I am an amateur Philosopher and Theologian working my way through University ultimately towards a Ph.D. in Theology, and my dream is to obtain another in Philosophy. Currently I am pursuing an honors bachelor’s degree in Theological Studies and a major in Philosophy, with a thesis topic: “God’s Relationship to Time From the Perspective of Analytic Theology.” I attend Concordia University in Montréal Québec, Canada. The views I express on this blog are my own personal views and do not in any way reflect the opinions of Concordia University. I am also president of the Theological Studies Undergraduate Student Association (TSUSA) at Concordia.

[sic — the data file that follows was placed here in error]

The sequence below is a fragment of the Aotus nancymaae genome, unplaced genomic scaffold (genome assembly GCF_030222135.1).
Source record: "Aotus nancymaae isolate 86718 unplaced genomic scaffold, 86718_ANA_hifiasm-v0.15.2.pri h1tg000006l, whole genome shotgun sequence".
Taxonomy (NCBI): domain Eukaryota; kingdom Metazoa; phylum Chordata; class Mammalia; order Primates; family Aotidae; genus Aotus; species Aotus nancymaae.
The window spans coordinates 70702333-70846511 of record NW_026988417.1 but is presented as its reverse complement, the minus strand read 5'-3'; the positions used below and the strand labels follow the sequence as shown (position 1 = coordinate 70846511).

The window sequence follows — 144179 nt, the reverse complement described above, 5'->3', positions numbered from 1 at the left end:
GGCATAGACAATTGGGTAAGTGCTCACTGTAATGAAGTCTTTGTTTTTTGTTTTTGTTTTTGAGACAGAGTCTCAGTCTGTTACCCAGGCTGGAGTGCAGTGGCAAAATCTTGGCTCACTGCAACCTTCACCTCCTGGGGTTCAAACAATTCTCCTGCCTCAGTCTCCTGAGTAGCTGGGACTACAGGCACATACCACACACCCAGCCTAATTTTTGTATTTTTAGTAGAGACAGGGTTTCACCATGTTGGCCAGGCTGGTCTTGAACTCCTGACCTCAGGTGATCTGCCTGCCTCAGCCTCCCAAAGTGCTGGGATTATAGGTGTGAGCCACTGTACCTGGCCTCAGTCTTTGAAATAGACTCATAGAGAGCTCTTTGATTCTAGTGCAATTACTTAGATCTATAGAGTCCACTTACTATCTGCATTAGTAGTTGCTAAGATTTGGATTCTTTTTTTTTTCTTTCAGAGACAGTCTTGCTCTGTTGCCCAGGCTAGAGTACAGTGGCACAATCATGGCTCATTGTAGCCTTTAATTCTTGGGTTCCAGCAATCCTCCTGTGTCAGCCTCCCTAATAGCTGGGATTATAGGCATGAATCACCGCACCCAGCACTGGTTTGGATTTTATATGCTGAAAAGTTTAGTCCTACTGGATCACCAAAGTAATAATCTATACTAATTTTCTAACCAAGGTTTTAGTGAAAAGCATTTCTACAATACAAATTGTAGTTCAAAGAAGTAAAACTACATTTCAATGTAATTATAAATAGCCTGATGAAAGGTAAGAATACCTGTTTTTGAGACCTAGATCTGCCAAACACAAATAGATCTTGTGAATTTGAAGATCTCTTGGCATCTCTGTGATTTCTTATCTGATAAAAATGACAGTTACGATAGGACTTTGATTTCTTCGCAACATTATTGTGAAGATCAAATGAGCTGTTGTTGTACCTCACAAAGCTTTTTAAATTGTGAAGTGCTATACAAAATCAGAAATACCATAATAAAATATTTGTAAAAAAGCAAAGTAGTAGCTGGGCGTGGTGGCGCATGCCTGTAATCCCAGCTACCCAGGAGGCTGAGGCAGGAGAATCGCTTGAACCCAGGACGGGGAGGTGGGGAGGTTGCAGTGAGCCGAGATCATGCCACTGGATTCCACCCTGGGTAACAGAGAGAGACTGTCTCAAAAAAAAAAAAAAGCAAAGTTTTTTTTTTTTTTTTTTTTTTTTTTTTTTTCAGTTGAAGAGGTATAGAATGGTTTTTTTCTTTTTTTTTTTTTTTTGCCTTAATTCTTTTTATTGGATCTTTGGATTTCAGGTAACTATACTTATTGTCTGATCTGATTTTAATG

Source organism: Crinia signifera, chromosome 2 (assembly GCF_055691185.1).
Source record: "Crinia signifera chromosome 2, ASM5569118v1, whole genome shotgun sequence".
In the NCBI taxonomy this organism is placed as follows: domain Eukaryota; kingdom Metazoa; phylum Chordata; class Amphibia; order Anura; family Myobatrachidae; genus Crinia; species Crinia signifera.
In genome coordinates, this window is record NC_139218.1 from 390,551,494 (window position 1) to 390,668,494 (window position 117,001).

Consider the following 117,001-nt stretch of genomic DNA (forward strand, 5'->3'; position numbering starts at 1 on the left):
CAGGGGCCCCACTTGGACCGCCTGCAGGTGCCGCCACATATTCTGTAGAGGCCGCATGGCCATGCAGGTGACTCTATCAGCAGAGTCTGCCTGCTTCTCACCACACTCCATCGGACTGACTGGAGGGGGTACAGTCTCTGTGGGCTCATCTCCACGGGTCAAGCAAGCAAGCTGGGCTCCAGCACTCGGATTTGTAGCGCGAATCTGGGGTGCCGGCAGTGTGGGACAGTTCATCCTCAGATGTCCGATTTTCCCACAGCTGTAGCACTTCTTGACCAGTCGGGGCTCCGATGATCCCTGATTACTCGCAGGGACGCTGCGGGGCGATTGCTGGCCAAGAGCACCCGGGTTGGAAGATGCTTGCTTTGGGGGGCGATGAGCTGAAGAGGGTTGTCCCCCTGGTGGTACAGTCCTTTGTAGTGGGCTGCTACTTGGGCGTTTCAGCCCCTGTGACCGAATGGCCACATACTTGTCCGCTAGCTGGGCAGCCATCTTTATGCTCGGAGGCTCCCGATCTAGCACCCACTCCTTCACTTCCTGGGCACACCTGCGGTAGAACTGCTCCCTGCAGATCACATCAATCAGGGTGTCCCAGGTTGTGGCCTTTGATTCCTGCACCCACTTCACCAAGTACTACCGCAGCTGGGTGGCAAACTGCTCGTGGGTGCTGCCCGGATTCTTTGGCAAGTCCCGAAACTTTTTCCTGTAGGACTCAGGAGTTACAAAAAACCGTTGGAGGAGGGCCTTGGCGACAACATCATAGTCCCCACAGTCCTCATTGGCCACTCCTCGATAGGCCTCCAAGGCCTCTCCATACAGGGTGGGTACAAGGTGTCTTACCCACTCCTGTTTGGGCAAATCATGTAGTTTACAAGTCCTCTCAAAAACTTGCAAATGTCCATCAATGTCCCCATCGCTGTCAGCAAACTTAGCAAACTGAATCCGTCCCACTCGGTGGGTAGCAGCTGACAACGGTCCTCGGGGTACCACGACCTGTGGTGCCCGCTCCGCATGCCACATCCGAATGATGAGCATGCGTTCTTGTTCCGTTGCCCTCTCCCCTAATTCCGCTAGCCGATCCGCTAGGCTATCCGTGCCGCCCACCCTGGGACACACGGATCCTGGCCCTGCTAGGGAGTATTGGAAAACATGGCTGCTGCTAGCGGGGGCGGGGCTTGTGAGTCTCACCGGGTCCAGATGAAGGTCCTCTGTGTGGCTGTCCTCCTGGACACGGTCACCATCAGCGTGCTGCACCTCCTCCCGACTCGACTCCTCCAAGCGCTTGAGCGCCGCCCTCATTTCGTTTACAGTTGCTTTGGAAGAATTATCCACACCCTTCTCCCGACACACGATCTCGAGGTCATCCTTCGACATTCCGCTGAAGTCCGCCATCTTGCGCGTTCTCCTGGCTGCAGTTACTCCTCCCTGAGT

In the interest of filling out my autobiographical picture a little more, I could add that I am a convert to the Catholic Church after a long and arduous intellectual journey, and one of the interests which always lurks in the background of everything I do is apologetics. Though I began to inquire philosophically from within an Evangelical Christian environment, I became fascinated, for a time, with the religion of Islam and nearly became a Muslim. I didn’t, however, precisely because I felt that Christianity had a better purchase on the claim to be true than did Islam. My looking into the religion of Islam, however, forced me to seriously look into the origins of Christianity as well, and this is where my fascination for both the writings of the Church Fathers, as well as textual criticism, came from. For a time I acted the missionary towards my Muslim friends, while also being actively involved in evangelical churches, communities and activities. Eventually, however, I began to ponder more profound and challenging questions concerning whether my religious beliefs were epistemically justified, whether I was able to be objective about my beliefs, whether I could share those beliefs evangelically in ‘good faith’ if I were not myself entirely convinced of them, and so on. It was in seriously engaging Atheism as an intellectually live option, and asking whether I ought to believe it, along with seeking out both intelligent Atheistic and Theistic interlocutors, among other things, that I familiarized myself with the philosophical issues relevant to the debate over Theism. It was also in familiarizing myself with arguments for the truth of Theism that I cultivated in myself a strong conviction about Theism’s truth. Moreover, in conjunction with this developed philosophical conviction, I also developed a very strong theological and religious conviction that Catholicism was true. Though I had philosophical reasons for taking Catholicism seriously, my conviction that Catholicism is true was a holistic conviction; I became compelled of Catholicism given religious experience, prayer, theological reflection, theological research (particularly into the ante-Nicene fathers, along with Catholic apologetics), philosophical and epistemological reflection, emotional intuition, along with a plausibility appraisal of Catholicism given the truth of Theism.